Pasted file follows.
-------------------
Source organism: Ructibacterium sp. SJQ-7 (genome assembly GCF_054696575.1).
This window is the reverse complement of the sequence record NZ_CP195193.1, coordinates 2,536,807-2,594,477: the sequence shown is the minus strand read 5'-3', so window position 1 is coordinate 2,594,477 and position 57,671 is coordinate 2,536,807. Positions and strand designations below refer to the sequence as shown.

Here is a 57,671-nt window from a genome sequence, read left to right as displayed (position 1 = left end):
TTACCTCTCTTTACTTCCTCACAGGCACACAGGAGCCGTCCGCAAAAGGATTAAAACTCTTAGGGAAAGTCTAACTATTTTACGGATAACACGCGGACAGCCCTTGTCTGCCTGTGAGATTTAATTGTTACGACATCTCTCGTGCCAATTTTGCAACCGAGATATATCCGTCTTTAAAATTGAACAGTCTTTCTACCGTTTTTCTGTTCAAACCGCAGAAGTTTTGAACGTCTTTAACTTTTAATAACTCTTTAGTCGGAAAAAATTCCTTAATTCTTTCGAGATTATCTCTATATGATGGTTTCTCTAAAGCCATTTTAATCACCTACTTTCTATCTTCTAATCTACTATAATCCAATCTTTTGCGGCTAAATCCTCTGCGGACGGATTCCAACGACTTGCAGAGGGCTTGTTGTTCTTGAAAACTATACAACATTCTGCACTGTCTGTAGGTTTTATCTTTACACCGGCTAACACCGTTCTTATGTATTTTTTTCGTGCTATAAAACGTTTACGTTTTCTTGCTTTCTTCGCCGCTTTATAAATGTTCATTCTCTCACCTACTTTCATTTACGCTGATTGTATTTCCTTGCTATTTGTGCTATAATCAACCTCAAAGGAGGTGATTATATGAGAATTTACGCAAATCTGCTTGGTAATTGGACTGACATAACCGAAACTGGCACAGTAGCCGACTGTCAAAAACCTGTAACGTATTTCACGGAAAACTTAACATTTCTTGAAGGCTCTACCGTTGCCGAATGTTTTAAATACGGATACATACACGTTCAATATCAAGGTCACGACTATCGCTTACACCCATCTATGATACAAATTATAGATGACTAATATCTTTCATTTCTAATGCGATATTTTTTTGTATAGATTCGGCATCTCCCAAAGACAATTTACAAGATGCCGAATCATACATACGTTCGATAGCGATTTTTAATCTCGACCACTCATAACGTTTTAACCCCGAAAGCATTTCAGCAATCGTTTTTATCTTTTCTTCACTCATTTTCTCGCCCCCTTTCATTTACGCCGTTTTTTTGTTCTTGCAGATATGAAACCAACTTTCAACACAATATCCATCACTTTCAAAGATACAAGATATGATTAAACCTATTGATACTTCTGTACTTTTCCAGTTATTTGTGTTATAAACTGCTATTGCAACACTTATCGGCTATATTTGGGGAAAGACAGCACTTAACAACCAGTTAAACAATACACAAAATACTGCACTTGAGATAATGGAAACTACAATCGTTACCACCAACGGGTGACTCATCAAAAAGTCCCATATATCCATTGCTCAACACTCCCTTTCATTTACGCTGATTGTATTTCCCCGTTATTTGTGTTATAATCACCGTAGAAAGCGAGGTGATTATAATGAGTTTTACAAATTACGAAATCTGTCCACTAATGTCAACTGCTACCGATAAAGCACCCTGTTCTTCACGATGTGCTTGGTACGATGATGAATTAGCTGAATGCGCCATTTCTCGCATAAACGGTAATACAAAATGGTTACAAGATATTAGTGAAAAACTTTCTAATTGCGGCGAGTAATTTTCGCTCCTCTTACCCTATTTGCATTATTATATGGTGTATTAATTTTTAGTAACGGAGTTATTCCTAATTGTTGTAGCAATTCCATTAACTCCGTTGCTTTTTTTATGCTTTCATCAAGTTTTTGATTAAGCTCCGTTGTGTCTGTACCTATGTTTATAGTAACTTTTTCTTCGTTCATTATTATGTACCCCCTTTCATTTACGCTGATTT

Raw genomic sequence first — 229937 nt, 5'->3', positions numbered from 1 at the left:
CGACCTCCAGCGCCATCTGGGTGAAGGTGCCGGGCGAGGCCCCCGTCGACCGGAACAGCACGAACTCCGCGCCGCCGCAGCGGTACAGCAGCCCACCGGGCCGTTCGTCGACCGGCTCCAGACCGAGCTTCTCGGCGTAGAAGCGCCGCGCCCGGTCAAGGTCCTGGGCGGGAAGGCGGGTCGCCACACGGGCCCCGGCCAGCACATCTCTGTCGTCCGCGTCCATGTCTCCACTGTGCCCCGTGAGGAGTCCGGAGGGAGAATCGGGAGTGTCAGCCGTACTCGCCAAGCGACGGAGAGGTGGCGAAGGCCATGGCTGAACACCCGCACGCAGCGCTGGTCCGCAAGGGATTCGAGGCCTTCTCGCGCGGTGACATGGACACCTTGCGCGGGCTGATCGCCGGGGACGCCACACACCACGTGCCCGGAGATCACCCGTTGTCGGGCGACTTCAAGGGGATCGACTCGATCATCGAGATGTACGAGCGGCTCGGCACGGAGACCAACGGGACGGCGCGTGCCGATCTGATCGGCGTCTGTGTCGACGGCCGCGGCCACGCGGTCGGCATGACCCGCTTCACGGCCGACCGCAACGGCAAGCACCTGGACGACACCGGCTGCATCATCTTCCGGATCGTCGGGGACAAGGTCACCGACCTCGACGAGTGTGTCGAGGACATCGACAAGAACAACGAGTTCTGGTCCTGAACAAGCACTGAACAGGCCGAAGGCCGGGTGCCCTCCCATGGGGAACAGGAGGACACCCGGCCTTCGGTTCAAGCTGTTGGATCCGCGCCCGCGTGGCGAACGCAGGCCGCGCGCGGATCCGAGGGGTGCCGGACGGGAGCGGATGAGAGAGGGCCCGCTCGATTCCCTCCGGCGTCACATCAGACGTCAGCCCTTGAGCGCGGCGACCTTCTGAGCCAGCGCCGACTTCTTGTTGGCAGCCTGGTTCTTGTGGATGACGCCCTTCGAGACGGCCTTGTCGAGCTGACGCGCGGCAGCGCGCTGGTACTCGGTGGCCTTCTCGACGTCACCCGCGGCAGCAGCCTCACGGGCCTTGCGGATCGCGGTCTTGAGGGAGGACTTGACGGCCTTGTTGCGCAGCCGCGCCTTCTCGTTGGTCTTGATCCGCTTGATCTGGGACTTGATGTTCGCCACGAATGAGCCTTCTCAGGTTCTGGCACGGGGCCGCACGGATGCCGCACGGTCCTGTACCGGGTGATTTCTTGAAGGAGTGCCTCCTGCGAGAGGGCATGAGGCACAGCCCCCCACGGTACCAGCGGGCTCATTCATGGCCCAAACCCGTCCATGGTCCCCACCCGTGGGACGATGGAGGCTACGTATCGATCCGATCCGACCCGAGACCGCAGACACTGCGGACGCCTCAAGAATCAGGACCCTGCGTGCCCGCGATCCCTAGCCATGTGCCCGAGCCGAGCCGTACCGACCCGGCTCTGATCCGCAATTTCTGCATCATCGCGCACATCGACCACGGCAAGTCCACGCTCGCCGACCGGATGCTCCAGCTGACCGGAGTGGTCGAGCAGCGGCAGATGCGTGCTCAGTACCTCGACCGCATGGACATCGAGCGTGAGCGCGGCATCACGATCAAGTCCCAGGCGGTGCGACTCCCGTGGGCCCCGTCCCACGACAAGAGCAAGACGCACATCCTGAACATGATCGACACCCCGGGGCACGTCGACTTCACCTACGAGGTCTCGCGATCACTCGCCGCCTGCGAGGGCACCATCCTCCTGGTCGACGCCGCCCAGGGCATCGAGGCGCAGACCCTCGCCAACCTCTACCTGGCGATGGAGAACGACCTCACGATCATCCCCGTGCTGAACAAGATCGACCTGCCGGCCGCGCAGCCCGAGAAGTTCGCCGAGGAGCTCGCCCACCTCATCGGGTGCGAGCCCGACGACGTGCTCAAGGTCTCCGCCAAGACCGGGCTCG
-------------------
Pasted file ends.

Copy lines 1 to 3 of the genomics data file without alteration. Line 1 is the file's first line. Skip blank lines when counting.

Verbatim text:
Source organism: Ructibacterium sp. SJQ-7 (genome assembly GCF_054696575.1).
This window is the reverse complement of the sequence record NZ_CP195193.1, coordinates 2,536,807-2,594,477: the sequence shown is the minus strand read 5'-3', so window position 1 is coordinate 2,594,477 and position 57,671 is coordinate 2,536,807. Positions and strand designations below refer to the sequence as shown.

Here is a 57,671-nt window from a genome sequence, read left to right as displayed (position 1 = left end):